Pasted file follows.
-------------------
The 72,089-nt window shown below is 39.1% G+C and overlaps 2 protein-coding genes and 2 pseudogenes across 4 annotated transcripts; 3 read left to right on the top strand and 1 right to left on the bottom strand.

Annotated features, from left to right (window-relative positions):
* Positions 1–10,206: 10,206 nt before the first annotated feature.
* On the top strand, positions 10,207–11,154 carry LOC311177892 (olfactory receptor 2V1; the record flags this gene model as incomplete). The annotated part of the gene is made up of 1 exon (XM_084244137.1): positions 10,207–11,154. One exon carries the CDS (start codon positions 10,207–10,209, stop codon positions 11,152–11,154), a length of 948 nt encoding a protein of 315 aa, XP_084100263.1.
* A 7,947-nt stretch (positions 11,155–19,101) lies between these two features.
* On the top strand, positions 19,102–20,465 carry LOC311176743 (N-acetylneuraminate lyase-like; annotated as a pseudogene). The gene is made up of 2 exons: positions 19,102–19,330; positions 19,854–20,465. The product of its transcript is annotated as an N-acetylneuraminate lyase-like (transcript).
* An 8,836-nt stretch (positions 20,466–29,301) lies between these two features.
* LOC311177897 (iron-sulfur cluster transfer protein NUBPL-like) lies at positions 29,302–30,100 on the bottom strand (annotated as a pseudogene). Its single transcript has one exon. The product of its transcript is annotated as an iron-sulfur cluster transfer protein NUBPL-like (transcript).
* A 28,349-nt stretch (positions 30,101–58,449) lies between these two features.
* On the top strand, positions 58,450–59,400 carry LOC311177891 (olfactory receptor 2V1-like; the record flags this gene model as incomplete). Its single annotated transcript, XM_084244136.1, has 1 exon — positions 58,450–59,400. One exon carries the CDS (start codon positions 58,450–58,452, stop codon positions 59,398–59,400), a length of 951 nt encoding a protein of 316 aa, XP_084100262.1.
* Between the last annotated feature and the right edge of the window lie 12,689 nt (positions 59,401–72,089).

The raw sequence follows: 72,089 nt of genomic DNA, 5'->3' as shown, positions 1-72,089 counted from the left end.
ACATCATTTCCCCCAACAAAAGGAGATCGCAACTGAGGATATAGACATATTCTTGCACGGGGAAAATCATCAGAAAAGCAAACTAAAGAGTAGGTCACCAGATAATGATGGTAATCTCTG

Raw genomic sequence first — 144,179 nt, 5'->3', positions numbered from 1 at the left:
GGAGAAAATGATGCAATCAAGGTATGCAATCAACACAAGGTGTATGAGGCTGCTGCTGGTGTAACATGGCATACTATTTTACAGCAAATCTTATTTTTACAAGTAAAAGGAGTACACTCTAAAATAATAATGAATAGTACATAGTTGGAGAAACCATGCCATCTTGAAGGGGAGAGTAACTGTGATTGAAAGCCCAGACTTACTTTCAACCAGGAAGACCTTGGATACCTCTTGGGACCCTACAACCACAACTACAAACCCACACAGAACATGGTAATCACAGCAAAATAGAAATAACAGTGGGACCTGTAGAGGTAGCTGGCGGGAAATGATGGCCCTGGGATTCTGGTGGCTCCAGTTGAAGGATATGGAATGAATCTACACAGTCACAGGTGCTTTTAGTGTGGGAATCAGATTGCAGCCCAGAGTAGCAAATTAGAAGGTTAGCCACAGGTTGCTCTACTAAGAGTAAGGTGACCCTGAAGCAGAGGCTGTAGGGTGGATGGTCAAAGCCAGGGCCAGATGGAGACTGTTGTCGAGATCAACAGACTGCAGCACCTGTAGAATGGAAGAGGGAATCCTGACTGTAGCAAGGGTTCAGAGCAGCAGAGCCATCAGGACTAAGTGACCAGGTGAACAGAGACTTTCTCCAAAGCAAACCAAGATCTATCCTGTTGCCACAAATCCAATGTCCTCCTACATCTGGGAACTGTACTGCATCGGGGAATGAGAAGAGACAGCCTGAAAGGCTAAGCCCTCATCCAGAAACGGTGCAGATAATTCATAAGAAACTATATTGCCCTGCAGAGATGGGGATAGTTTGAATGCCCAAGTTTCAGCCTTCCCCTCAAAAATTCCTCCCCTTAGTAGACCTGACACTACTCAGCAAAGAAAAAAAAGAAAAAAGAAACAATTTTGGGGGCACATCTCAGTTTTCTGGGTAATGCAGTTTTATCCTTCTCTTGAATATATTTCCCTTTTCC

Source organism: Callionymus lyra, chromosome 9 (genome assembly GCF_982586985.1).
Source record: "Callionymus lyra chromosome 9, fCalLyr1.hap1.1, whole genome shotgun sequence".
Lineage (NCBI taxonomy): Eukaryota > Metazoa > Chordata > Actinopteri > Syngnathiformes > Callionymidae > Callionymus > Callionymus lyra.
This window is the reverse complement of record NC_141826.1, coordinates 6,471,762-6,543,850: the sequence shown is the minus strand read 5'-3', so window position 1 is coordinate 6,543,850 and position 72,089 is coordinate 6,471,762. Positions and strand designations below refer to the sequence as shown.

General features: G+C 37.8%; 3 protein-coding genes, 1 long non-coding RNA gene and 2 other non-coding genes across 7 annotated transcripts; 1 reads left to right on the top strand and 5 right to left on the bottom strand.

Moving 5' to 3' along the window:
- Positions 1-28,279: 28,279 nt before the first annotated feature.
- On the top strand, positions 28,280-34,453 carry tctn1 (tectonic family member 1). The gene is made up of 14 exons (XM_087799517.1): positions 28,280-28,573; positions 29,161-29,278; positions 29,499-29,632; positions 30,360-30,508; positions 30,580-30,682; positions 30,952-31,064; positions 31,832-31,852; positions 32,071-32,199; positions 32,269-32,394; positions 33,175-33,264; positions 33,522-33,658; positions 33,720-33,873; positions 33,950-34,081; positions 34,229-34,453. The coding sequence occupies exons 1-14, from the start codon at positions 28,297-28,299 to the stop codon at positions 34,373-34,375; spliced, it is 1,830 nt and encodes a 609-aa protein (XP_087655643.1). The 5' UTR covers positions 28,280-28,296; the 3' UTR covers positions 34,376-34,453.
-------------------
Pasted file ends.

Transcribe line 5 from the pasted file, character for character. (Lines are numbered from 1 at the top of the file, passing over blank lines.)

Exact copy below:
* A 7,947-nt stretch (positions 11,155–19,101) lies between these two features.